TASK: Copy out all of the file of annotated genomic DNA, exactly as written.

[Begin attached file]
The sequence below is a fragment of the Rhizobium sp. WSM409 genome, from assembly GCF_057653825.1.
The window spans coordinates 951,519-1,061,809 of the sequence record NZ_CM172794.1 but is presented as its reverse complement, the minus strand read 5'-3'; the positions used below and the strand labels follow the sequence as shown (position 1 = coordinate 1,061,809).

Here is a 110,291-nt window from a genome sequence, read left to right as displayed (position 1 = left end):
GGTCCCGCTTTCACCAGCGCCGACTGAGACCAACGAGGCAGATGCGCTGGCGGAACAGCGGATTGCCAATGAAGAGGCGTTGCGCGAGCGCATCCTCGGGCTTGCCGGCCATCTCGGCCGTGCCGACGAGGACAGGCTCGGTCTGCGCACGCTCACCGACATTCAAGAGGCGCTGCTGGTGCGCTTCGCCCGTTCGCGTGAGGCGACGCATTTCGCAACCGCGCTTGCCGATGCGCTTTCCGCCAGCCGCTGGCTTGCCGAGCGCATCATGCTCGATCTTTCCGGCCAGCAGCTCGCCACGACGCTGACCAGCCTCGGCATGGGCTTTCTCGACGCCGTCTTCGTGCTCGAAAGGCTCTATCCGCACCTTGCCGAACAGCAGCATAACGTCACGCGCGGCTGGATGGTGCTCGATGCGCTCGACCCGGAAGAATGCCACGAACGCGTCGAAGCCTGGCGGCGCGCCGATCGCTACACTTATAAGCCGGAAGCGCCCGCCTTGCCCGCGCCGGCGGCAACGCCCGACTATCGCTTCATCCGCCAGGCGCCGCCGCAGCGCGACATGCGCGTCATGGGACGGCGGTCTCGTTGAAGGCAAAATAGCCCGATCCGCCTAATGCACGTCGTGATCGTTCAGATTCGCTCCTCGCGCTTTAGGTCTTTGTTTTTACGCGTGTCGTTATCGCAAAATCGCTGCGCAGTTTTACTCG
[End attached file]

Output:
The sequence below is a fragment of the Rhizobium sp. WSM409 genome, from assembly GCF_057653825.1.
The window spans coordinates 951,519-1,061,809 of the sequence record NZ_CM172794.1 but is presented as its reverse complement, the minus strand read 5'-3'; the positions used below and the strand labels follow the sequence as shown (position 1 = coordinate 1,061,809).

Here is a 110,291-nt window from a genome sequence, read left to right as displayed (position 1 = left end):
GGTCCCGCTTTCACCAGCGCCGACTGAGACCAACGAGGCAGATGCGCTGGCGGAACAGCGGATTGCCAATGAAGAGGCGTTGCGCGAGCGCATCCTCGGGCTTGCCGGCCATCTCGGCCGTGCCGACGAGGACAGGCTCGGTCTGCGCACGCTCACCGACATTCAAGAGGCGCTGCTGGTGCGCTTCGCCCGTTCGCGTGAGGCGACGCATTTCGCAACCGCGCTTGCCGATGCGCTTTCCGCCAGCCGCTGGCTTGCCGAGCGCATCATGCTCGATCTTTCCGGCCAGCAGCTCGCCACGACGCTGACCAGCCTCGGCATGGGCTTTCTCGACGCCGTCTTCGTGCTCGAAAGGCTCTATCCGCACCTTGCCGAACAGCAGCATAACGTCACGCGCGGCTGGATGGTGCTCGATGCGCTCGACCCGGAAGAATGCCACGAACGCGTCGAAGCCTGGCGGCGCGCCGATCGCTACACTTATAAGCCGGAAGCGCCCGCCTTGCCCGCGCCGGCGGCAACGCCCGACTATCGCTTCATCCGCCAGGCGCCGCCGCAGCGCGACATGCGCGTCATGGGACGGCGGTCTCGTTGAAGGCAAAATAGCCCGATCCGCCTAATGCACGTCGTGATCGTTCAGATTCGCTCCTCGCGCTTTAGGTCTTTGTTTTTACGCGTGTCGTTATCGCAAAATCGCTGCGCAGTTTTACTCG